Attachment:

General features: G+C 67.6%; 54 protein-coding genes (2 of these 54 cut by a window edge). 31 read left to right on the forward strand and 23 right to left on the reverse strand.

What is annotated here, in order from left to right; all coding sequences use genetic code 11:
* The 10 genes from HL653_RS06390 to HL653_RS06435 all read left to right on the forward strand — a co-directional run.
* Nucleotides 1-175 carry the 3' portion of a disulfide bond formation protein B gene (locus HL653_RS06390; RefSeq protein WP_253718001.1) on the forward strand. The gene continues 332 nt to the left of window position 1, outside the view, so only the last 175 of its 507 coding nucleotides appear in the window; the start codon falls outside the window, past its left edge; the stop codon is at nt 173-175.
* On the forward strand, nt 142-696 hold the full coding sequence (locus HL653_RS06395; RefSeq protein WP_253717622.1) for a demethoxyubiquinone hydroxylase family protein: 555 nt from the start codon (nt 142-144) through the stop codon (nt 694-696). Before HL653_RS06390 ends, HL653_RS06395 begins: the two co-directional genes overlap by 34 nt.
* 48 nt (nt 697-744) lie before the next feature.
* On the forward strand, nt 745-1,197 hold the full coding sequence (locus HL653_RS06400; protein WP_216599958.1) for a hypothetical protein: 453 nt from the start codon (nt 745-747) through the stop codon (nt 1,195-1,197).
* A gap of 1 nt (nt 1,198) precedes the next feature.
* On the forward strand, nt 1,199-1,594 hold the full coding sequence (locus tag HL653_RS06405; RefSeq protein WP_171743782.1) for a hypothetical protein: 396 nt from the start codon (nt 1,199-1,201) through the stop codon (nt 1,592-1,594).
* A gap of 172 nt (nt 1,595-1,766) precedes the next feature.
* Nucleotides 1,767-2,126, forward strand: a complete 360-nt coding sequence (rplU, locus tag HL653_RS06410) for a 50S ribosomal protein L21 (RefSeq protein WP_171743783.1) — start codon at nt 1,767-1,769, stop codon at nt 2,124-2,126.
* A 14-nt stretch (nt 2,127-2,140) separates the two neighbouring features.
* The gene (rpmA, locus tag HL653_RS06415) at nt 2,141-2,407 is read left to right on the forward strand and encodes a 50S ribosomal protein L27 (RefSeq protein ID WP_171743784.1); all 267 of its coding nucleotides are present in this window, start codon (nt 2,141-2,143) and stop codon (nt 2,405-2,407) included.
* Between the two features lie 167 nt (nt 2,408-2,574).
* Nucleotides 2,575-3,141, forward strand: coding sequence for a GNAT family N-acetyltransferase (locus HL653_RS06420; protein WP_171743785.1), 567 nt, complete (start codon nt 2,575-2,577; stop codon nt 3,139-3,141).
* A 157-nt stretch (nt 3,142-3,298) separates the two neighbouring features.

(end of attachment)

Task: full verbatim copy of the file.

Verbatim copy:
General features: G+C 67.6%; 54 protein-coding genes (2 of these 54 cut by a window edge). 31 read left to right on the forward strand and 23 right to left on the reverse strand.

What is annotated here, in order from left to right; all coding sequences use genetic code 11:
* The 10 genes from HL653_RS06390 to HL653_RS06435 all read left to right on the forward strand — a co-directional run.
* Nucleotides 1-175 carry the 3' portion of a disulfide bond formation protein B gene (locus HL653_RS06390; RefSeq protein WP_253718001.1) on the forward strand. The gene continues 332 nt to the left of window position 1, outside the view, so only the last 175 of its 507 coding nucleotides appear in the window; the start codon falls outside the window, past its left edge; the stop codon is at nt 173-175.
* On the forward strand, nt 142-696 hold the full coding sequence (locus HL653_RS06395; RefSeq protein WP_253717622.1) for a demethoxyubiquinone hydroxylase family protein: 555 nt from the start codon (nt 142-144) through the stop codon (nt 694-696). Before HL653_RS06390 ends, HL653_RS06395 begins: the two co-directional genes overlap by 34 nt.
* 48 nt (nt 697-744) lie before the next feature.
* On the forward strand, nt 745-1,197 hold the full coding sequence (locus HL653_RS06400; protein WP_216599958.1) for a hypothetical protein: 453 nt from the start codon (nt 745-747) through the stop codon (nt 1,195-1,197).
* A gap of 1 nt (nt 1,198) precedes the next feature.
* On the forward strand, nt 1,199-1,594 hold the full coding sequence (locus tag HL653_RS06405; RefSeq protein WP_171743782.1) for a hypothetical protein: 396 nt from the start codon (nt 1,199-1,201) through the stop codon (nt 1,592-1,594).
* A gap of 172 nt (nt 1,595-1,766) precedes the next feature.
* Nucleotides 1,767-2,126, forward strand: a complete 360-nt coding sequence (rplU, locus tag HL653_RS06410) for a 50S ribosomal protein L21 (RefSeq protein WP_171743783.1) — start codon at nt 1,767-1,769, stop codon at nt 2,124-2,126.
* A 14-nt stretch (nt 2,127-2,140) separates the two neighbouring features.
* The gene (rpmA, locus tag HL653_RS06415) at nt 2,141-2,407 is read left to right on the forward strand and encodes a 50S ribosomal protein L27 (RefSeq protein ID WP_171743784.1); all 267 of its coding nucleotides are present in this window, start codon (nt 2,141-2,143) and stop codon (nt 2,405-2,407) included.
* Between the two features lie 167 nt (nt 2,408-2,574).
* Nucleotides 2,575-3,141, forward strand: coding sequence for a GNAT family N-acetyltransferase (locus HL653_RS06420; protein WP_171743785.1), 567 nt, complete (start codon nt 2,575-2,577; stop codon nt 3,139-3,141).
* A 157-nt stretch (nt 3,142-3,298) separates the two neighbouring features.